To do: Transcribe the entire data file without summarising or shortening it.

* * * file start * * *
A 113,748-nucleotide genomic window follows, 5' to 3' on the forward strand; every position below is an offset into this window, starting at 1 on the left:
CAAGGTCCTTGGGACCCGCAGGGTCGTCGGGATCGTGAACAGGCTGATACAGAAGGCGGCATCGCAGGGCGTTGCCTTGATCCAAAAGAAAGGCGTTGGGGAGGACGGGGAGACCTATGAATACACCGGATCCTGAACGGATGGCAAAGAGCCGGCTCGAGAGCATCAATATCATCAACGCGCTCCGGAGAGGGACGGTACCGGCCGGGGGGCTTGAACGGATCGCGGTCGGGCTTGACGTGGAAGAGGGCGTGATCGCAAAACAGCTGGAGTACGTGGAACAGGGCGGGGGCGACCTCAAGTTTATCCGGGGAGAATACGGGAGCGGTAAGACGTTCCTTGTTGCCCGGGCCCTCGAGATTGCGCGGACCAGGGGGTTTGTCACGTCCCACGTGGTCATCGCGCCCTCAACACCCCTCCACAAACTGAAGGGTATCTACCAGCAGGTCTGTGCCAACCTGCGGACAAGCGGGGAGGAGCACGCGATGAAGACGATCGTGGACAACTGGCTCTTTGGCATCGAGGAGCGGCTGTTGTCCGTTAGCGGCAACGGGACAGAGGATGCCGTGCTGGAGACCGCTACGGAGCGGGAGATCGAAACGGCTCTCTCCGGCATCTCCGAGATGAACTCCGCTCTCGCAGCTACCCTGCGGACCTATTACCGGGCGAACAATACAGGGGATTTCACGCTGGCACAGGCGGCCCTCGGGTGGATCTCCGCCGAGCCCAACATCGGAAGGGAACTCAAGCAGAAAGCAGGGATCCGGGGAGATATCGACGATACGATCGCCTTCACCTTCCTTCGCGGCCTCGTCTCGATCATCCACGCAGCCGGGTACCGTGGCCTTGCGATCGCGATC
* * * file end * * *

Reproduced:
A 113,748-nucleotide genomic window follows, 5' to 3' on the forward strand; every position below is an offset into this window, starting at 1 on the left:
CAAGGTCCTTGGGACCCGCAGGGTCGTCGGGATCGTGAACAGGCTGATACAGAAGGCGGCATCGCAGGGCGTTGCCTTGATCCAAAAGAAAGGCGTTGGGGAGGACGGGGAGACCTATGAATACACCGGATCCTGAACGGATGGCAAAGAGCCGGCTCGAGAGCATCAATATCATCAACGCGCTCCGGAGAGGGACGGTACCGGCCGGGGGGCTTGAACGGATCGCGGTCGGGCTTGACGTGGAAGAGGGCGTGATCGCAAAACAGCTGGAGTACGTGGAACAGGGCGGGGGCGACCTCAAGTTTATCCGGGGAGAATACGGGAGCGGTAAGACGTTCCTTGTTGCCCGGGCCCTCGAGATTGCGCGGACCAGGGGGTTTGTCACGTCCCACGTGGTCATCGCGCCCTCAACACCCCTCCACAAACTGAAGGGTATCTACCAGCAGGTCTGTGCCAACCTGCGGACAAGCGGGGAGGAGCACGCGATGAAGACGATCGTGGACAACTGGCTCTTTGGCATCGAGGAGCGGCTGTTGTCCGTTAGCGGCAACGGGACAGAGGATGCCGTGCTGGAGACCGCTACGGAGCGGGAGATCGAAACGGCTCTCTCCGGCATCTCCGAGATGAACTCCGCTCTCGCAGCTACCCTGCGGACCTATTACCGGGCGAACAATACAGGGGATTTCACGCTGGCACAGGCGGCCCTCGGGTGGATCTCCGCCGAGCCCAACATCGGAAGGGAACTCAAGCAGAAAGCAGGGATCCGGGGAGATATCGACGATACGATCGCCTTCACCTTCCTTCGCGGCCTCGTCTCGATCATCCACGCAGCCGGGTACCGTGGCCTTGCGATCGCGATC